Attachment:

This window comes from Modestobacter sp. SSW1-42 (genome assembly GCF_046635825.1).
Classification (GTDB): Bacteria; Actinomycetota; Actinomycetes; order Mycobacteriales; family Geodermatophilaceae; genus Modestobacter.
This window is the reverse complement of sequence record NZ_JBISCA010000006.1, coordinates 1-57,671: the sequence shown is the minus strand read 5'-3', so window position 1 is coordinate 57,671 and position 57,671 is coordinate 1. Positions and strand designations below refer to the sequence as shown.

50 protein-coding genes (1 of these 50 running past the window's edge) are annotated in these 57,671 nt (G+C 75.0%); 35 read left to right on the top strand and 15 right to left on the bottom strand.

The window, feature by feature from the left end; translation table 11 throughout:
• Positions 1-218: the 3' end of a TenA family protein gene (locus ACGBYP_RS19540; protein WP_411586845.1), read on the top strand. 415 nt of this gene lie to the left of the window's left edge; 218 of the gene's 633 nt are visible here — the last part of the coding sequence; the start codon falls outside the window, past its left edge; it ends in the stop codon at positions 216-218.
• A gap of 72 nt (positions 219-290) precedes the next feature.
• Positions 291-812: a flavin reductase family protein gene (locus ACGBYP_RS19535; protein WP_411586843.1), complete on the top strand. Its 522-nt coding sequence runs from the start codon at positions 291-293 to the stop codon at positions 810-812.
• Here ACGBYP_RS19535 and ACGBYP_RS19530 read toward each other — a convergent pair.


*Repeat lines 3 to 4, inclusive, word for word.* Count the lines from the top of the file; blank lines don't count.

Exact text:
This window is the reverse complement of sequence record NZ_JBISCA010000006.1, coordinates 1-57,671: the sequence shown is the minus strand read 5'-3', so window position 1 is coordinate 57,671 and position 57,671 is coordinate 1. Positions and strand designations below refer to the sequence as shown.

50 protein-coding genes (1 of these 50 running past the window's edge) are annotated in these 57,671 nt (G+C 75.0%); 35 read left to right on the top strand and 15 right to left on the bottom strand.